I was sleeping soundly at 20,000 feet above sea level aboard a Boeing 737 en route to Washington, D.C. (I would like to type “The End” here and now, such is the peace that sentence brings to mind.)
As most infrequent fliers will attest to, sleep aboard a plane is like spotting a unicorn in the wild: It’s a magical and elusive beast akin to a logical or fundamental-thinking politician, but sadly they are both only things of fiction.
I was dreaming of being a white chocolate hockey puck being used in the finals when I felt a tap on my shoulder I took as an assault on my person. After instinctively dismissing the possibility of harm as my hands briefly flailed, I saw that it was merely a flight attendant asking how she could help me.
“Bushmills,” I said as my eyes fluttered open and I struggled to orient myself.
“Where am I, is this … what? What do you…” I was babbling, confused and scared until my eyes happened upon the overhead bin and the “need assistance” light that was glowing peacefully when I realized what had happened.
My buddies had waited until I entered that rare high-altitude REM sleep, reached up and hit the “help” button above my head from the seat behind me. Well played.
“Nothing, Miss. My mistake,” I told the flight attendant, both simplifying things and not giving the aforementioned buddies credit for getting one over on me.
I used the experience to get up and use the restroom, which is always another entirely fascinating journey aboard an aircraft. I took a little longer than I should have, then on the way back I decided to change seats to the one behind me, where the funniest cop in America was sitting.
“Ass or crotch?” I asked him as he tried to hide a grin while gloating on the earlier wake-up call. “Wha..?” He got out as I abruptly said “Crotch,” and began scooting in front of him, facing him. As I passed I let my arms and hands brush against him, and now it was his turn to be confused and annoyed as a thick, viscous liquid dripped on him and was rubbed into his forearms by my passing. I absently said, “Sorry, no paper towels.” He was a germaphobe and too resolute a one to consider that I’d been messing with his head, as well. The smell of rubbing alcohol washed over him and his burgeoning rage and horror subsided, and he wisely chose to smile. (Aggression was the only way to lose these competitions, after all.)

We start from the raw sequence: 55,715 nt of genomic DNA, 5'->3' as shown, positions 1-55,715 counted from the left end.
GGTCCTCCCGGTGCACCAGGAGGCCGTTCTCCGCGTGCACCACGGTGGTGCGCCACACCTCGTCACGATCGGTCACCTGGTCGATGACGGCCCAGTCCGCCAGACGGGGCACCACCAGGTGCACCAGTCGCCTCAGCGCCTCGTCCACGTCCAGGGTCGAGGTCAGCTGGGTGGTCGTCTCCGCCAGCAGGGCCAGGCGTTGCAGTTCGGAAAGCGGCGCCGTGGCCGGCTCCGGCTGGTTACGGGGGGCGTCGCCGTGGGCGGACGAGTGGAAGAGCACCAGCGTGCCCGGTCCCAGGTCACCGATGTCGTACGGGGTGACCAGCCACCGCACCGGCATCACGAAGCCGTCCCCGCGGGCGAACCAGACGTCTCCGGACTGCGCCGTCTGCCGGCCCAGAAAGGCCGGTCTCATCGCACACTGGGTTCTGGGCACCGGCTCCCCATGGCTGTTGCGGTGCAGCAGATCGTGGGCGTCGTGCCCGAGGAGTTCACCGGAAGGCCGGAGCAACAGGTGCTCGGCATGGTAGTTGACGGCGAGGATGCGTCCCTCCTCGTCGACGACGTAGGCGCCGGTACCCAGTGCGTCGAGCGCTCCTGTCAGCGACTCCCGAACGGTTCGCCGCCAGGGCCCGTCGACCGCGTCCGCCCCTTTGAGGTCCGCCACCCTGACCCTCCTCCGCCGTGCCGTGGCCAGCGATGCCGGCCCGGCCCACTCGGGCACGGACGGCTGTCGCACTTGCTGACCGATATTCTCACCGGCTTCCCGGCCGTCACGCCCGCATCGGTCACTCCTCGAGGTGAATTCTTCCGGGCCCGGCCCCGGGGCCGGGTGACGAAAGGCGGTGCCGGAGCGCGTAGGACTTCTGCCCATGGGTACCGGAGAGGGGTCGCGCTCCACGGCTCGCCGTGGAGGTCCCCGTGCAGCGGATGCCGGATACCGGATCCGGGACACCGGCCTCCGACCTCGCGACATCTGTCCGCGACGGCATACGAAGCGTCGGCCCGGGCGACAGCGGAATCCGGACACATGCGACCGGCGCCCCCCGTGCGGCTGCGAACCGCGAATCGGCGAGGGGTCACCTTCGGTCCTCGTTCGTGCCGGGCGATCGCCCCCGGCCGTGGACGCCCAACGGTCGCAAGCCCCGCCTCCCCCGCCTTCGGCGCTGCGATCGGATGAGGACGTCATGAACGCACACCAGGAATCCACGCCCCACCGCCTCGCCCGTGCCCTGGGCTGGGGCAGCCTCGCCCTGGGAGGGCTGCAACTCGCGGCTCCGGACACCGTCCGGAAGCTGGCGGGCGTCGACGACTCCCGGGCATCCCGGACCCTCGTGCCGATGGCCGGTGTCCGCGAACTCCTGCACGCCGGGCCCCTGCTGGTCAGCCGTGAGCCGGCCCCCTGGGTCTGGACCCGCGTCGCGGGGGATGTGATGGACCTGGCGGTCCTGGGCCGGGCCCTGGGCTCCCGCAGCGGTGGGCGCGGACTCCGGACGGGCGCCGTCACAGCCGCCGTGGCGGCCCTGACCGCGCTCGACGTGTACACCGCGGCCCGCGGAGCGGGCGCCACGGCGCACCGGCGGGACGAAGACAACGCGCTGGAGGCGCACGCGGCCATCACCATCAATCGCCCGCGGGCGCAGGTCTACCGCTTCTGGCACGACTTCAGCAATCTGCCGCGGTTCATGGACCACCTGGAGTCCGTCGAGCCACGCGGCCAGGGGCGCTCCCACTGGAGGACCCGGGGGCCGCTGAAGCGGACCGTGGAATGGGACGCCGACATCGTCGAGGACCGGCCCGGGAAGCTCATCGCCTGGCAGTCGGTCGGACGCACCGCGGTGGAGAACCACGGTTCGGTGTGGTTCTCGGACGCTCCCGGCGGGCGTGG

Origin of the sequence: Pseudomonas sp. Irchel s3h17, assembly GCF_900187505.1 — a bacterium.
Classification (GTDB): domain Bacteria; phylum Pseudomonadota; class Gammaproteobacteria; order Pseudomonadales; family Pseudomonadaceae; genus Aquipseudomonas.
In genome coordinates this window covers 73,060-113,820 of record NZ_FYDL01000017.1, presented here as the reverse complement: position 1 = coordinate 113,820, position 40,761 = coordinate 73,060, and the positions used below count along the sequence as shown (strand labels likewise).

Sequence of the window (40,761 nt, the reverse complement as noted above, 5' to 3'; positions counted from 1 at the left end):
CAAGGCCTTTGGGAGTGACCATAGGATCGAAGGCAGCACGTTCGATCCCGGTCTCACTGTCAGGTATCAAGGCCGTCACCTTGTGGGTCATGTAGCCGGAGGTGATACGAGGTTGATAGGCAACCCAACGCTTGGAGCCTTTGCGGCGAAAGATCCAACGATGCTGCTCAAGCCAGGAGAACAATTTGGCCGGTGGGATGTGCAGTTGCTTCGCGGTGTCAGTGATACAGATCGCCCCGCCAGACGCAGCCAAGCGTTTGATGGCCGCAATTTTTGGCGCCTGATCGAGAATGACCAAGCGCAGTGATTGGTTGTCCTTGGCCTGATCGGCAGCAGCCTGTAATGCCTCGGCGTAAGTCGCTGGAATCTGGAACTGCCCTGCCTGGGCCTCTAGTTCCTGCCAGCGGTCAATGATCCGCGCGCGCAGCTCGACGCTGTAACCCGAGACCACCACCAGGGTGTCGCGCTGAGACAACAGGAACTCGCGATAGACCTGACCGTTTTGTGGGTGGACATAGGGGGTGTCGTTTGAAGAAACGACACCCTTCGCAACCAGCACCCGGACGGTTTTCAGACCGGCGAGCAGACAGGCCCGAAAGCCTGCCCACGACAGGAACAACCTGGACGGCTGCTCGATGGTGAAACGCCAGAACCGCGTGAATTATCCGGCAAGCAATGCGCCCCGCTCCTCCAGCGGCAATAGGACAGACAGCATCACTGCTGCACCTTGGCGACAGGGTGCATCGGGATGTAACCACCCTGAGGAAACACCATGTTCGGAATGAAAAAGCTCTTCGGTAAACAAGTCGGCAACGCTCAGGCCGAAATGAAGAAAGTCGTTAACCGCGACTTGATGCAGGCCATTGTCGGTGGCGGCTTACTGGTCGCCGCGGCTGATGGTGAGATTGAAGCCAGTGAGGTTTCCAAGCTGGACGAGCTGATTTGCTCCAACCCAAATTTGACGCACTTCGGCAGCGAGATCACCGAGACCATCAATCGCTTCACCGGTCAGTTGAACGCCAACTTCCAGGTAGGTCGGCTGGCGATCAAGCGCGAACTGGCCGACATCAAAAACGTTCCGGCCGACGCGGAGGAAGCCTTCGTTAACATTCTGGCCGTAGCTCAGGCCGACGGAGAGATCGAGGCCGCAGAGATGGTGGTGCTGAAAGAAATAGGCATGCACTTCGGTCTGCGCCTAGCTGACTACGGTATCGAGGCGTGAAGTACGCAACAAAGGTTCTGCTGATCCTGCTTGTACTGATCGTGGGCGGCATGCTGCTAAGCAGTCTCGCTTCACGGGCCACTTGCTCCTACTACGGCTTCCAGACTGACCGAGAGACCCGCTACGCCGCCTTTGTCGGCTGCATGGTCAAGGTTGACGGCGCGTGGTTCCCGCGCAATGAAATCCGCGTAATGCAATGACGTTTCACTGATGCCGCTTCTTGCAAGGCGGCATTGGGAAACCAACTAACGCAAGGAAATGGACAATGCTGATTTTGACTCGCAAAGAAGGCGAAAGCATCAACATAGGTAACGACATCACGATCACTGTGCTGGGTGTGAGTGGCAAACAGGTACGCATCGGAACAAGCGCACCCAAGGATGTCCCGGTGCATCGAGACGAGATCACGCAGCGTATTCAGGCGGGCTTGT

Ahh … cops going on an out-of-town, all-expense paid business trip. (All expenses paid, yes, but as we were reminding each other, nothing is ever truly without a price.)
We sat quietly and I pulled out a book. He chose to pop in ear buds to enjoy his iPhone’s music library. I kept an eye on him as I cracked my softback copy of “Act of Valor” (chosen just for this trip), and kept silent watch to avoid more subterfuge. I was about to congratulate myself when I realized he had told a different flight attendant, “No, he doesn’t want a beverage. Allergies,” or some such nonsense, as she passed by with the once-a-trip beverage cart. And this after he knew I hadn’t packed a flask! Ugh.
I let a few minutes go by and tapped him on the shoulder, prompting him to remove an ear bud. “Yah?” he said.
“Nevermind, sorry,” I responded.
Another minute went by when I again tapped his arm, and again he removed he ear bud. “Can I have your Sky Mall?”
“There is one in every seat, man. Grab your own.”
I responded in the affirmative, and let another minute pass before I tapped his elbow.
He looked at me, holding the headphone now, and I said, “That’s what she said, you know.”
“What..?” he replied, eyebrows furrowed in confusion, as I again waved him off.
To his credit, though, by my fourth interruption he had caught on to my game of distraction and we called truce. (It lasted seven minutes.)
The above represents just the first 30 minutes of a four-day trip four veteran cops took to Washington, D.C.
Some of you curious souls occasionally ask what police work is like. What I’ve described in this column is a good 20 percent of it—and I’ve done the math.
There is no end to this interlude on the plane forthcoming. There is no point to it, either … but if I had to summarize it all in a word? Camaraderie. Because it was like this from the time we left Chattanooga to the time we returned.
We get along, or we get out. And in my mind, getting along is a pretty great feeling we take for granted.
Let this be a helpful hint … or a warning sign to the uncertain, come to think of it.
(And that, as they say, is what she said.)
Alex Teach is a full-time police officer of nearly 20 years experience. The opinions expressed are his own. Follow him on Facebook at facebook.com/alex.teach.